A team comprising scientists and artists are to produce 3D-printed artworks to explore how modern art can be best preserved for future generations.
In an unfamiliar step for scientific research, an artwork has been produced solely for the purpose of scientific experimentation. Researchers from the UCL Institute for Sustainable Heritage carried out accelerated testing to the artwork. They discovered that many 3D printing technologies use materials that degrade rapidly.
This was seen as a potentially ominous sign for contemporary art of today, much of which is produced using 3D printers and other rapid prototyping methods.
Artist Tom Lomax, formerly an engineer, has designed ‘Out of the Cauldron’, which is an intricate, colourful piece of digital alchemy. The work has been produced using 3D printers and is freely downloadable.
“As an artist I previously had little idea of the conversation threat facing contemporary art – preferring to leave these issues for conservators and focus on the creative process,” Lomax said. “But while working on this project with UCL I began to realise that artists themselves have a crucial role to play.”
How to properly conserve traditional art, typically made of natural materials like wood and stone, is much known. But how to preserve contemporary art, made digitally and from new materials, is not.
The Nanorestart, funded by EU Horizon 2020, could help preserve millions of pieces of modern and contemporary art. It will also provide a pool of data to help develop new methods of conservation, such as a ‘sunblock’-type coating to protect artworks from light degradation. The published artwork will allow researchers across the world to explore better preservation techniques.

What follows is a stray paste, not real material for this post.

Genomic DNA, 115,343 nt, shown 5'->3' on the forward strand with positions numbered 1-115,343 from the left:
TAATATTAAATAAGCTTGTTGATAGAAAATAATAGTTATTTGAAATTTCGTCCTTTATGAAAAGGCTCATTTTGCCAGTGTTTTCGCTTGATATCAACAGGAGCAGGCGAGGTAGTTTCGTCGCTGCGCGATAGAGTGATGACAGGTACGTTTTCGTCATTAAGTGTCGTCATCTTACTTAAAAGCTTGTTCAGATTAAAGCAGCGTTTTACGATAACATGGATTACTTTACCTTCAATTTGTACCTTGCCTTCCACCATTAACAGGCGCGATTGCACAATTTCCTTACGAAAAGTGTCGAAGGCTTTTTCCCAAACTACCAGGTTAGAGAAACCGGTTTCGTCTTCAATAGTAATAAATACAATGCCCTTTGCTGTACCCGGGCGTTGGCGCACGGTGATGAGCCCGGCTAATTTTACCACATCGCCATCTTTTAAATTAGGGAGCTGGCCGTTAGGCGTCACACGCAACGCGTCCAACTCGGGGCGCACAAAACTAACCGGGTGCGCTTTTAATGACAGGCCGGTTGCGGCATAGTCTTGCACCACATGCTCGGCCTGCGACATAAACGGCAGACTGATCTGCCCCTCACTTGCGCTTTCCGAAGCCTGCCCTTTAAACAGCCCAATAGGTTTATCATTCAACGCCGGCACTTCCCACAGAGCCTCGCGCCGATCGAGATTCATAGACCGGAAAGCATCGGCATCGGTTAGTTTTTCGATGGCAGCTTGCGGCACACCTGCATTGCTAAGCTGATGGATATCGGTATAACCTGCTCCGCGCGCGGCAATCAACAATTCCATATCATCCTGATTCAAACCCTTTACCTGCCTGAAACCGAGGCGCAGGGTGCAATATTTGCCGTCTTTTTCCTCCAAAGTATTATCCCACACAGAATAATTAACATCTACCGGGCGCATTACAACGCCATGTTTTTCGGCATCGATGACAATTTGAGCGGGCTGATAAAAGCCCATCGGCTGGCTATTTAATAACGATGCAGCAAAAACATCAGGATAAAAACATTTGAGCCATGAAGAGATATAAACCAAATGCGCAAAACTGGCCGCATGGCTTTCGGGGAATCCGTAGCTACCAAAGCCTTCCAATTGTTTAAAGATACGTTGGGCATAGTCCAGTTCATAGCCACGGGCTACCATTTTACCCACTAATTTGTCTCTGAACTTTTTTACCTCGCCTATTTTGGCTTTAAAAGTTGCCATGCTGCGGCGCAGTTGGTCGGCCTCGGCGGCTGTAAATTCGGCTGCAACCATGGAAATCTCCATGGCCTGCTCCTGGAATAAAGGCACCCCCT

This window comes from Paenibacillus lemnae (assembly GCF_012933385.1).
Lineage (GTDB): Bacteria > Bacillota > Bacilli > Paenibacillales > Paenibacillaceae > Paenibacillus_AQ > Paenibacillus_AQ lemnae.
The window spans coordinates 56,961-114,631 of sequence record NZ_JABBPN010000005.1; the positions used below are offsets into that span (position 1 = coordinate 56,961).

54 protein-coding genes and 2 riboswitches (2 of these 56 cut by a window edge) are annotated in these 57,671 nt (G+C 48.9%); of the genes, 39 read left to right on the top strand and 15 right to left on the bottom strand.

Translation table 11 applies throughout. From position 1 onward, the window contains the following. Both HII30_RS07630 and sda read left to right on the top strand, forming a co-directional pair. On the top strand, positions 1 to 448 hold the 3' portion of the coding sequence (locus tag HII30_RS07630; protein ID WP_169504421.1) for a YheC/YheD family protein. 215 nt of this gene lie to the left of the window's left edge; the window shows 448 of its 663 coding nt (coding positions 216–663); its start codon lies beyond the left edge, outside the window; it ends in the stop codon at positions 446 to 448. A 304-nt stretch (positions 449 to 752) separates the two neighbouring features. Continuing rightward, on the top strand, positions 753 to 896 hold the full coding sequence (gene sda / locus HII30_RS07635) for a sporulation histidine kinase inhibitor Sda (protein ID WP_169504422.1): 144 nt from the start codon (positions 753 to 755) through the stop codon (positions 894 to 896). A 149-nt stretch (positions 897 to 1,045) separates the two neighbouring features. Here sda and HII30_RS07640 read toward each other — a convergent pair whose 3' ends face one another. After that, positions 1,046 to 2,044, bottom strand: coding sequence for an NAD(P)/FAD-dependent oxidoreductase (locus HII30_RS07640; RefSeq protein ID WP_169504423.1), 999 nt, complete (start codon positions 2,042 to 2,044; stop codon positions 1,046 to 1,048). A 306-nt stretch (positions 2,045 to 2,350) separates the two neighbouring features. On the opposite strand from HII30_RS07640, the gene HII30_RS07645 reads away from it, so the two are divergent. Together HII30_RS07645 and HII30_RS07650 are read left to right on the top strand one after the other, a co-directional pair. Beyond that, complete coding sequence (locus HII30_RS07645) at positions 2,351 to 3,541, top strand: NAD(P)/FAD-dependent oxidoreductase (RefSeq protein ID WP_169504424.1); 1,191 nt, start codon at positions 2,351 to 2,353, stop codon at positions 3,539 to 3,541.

“Art is being transformed by fast-changing new technologies and it is therefore vital to pre-empt conservation issues, rather than react to them, if we are to preserve our best contemporary works for future generations,” said Carolien Coon, a researcher at the UCL Institute for Sustainable Heritage. “This research project will benefit both artists and academics alike – but ultimately it is in the best interest of the public that art and science combine to preserve works.”
UCL researchers have critically assessed the most commonly used technologies used to tackle the degradation of materials in a paper entitled ‘Preserving Rapid Prototypes: A Review, published this week in Heritage Science.
In a knowledge exchange project in collaboration between art and design museum V&A and UCL, artists and designers explored issues related to digital art preservation. Design with Heritage was an exciting initiative that played a crucial role in contemporary art conservation.